Così fan tutte; Verdi’s Requiem; Jeremy Denk – review

Jeremy Denk
The Guardian

What do women want? Less than you might think. When it comes to the Royal Opera’s new Così fan tutte, a work that addresses the question repeatedly, an awful lot less. Sometimes nothing at all would do perfectly. Here are some of the things women – men too, I dare say – may not want, or not all in the same production of Mozart’s two-act opera: a mock bewigged cast taking a mock bow before the curtain rises, the joke worn thin before the overture is over; a 1940s railway departure scene a la Brief Encounter which then ascends to the flies, wheels still showing like a dropped hem; the four lovers canoodling in a picnic spot in the garden of Eden with fat serpent curling up the tree of knowledge and melon-sized apples ripe for prelapsarian temptation.

On Tuesday at the Barbican, the London Symphony Orchestra and chorus gave the second of two performances of Verdi’s Requiem, the first relayed live on the LSO’s new YouTube channel. Galvanising this choral colossus with characteristic fervour, the LSO’s new principal guest conductor Gianandrea Noseda forged forensic detail with long, overarching phrasing.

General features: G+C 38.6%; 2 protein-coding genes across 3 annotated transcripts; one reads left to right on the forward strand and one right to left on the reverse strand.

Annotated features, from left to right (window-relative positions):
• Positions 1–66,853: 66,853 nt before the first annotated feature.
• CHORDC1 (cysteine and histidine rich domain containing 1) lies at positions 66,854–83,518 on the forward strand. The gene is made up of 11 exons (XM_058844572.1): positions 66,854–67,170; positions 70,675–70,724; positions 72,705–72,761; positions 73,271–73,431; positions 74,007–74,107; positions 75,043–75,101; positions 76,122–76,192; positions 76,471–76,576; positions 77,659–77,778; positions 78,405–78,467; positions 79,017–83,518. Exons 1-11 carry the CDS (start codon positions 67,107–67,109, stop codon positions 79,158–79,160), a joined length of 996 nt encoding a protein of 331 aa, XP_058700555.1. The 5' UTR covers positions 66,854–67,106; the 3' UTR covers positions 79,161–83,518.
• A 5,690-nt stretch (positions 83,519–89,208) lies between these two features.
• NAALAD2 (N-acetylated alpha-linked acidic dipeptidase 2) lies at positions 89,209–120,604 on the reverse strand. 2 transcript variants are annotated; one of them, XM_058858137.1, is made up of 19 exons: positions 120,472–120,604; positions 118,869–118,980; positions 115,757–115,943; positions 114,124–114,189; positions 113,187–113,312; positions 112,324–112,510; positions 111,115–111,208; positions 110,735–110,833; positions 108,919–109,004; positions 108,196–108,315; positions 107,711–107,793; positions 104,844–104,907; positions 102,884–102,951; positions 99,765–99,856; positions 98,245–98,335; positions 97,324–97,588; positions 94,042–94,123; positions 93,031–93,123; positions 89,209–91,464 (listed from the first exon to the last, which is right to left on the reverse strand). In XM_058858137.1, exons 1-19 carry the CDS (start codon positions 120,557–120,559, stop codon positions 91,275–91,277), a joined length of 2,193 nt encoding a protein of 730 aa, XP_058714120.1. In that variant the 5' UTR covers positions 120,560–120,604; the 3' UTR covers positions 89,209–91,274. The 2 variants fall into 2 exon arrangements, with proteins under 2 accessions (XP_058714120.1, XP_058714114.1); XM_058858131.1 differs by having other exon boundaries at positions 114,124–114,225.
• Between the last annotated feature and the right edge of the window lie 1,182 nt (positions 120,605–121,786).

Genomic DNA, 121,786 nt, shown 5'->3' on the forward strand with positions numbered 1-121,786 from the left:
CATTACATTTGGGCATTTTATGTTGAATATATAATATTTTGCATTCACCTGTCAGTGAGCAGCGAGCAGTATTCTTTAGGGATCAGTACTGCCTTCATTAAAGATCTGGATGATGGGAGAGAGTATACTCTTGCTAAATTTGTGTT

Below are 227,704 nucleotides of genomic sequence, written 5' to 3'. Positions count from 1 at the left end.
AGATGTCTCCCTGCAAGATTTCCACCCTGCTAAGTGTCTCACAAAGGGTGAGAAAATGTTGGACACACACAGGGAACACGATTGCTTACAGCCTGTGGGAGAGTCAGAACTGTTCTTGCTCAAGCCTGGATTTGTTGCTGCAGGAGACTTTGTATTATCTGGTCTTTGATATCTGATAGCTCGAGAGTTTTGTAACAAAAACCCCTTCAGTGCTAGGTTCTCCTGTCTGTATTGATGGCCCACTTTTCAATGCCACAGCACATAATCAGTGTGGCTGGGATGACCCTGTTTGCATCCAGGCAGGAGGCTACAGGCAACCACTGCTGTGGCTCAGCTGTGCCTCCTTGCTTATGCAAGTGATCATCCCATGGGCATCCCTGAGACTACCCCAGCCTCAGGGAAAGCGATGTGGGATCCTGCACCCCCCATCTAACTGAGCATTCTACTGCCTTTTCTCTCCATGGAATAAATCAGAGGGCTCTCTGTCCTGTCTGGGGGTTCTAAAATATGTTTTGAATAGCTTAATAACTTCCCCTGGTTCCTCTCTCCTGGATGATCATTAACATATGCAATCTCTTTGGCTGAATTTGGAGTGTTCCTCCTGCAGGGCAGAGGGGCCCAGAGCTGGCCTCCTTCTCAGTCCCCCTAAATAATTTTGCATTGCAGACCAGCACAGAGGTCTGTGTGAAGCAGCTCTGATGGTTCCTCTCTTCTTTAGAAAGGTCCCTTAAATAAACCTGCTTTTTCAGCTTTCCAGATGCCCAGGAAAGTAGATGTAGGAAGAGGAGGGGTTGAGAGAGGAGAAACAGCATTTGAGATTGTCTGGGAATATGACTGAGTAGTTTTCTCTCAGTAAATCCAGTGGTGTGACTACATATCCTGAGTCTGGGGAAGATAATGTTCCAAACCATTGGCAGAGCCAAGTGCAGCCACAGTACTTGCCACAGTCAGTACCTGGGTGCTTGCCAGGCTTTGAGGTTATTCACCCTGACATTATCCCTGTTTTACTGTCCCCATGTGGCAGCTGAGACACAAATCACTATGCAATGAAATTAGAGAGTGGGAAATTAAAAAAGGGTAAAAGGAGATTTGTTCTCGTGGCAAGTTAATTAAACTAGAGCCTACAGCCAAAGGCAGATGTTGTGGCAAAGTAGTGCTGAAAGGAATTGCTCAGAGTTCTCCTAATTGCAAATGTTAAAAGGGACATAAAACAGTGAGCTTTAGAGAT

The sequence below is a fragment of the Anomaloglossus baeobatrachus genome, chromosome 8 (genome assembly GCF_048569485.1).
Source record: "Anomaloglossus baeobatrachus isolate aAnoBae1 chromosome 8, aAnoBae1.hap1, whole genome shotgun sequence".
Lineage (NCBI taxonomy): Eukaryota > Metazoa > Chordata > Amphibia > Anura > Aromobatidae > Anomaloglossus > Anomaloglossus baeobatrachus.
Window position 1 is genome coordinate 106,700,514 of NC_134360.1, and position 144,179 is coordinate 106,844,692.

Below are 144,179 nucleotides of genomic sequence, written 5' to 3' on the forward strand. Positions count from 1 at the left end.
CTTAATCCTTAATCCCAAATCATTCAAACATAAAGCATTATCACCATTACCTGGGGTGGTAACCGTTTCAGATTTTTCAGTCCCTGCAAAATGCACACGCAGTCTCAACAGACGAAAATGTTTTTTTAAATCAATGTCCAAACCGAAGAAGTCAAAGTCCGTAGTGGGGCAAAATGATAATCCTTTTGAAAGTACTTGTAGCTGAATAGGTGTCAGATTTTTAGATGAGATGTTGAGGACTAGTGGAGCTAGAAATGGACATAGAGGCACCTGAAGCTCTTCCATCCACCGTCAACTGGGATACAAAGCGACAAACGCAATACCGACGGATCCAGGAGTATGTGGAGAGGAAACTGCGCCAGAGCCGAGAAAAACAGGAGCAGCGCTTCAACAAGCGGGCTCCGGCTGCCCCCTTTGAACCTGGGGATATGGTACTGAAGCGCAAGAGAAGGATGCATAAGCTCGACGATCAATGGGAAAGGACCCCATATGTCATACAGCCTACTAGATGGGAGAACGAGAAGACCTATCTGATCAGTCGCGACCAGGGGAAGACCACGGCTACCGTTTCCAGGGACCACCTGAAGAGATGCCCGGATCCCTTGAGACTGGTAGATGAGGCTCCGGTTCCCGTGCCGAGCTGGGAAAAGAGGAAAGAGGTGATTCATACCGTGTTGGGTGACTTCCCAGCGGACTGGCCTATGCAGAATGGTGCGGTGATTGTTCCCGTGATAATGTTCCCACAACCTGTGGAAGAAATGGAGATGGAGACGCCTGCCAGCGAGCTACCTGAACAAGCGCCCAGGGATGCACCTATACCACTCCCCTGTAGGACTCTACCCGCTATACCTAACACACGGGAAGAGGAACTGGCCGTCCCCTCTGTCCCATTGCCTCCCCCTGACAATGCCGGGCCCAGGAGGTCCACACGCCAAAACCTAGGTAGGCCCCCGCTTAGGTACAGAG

Among virtuoso pianists, there are a few who wriggle out of the standard repertoire noose and run free. The Russian-German Igor Levit, who won the recording of the year award at this month’s Gramophone awards for his wild and ambitious Bach, Beethoven and Frederic Rzewski disc, is one. The American Jeremy Denk is another. He studied chemistry to a high level before settling for music, writing deftly about it as well as performing. In one of the opening concerts of Wigmore Hall’s new season he played a programme spanning medieval to modern, almost a mini-history of the invention of counterpoint and harmony, its breakdown in the early 20th century and its renewal – if you want to see it that way – via Philip Glass and Ligeti.

Music written before Bach is a virtual no-go area for pianists playing on modern concerts grands. Here, Denk made Machaut, Byrd, Gesualdo part of a continuum leading to Beethoven, Wagner (the Liszt transcription of the Liebestod from Tristan und Isolde, supremely well played) and Stockhausen. Since the early works were in some cases written for voices, this was not a history of pianism, but of music itself. Performing with delight and flair, Denk steamed through 24 pieces and six centuries, barely pausing between each, which kept the listener on the qui vive. Various styles elided, collided, colluded with or bumped against what came before or next.
Read the rest of the review here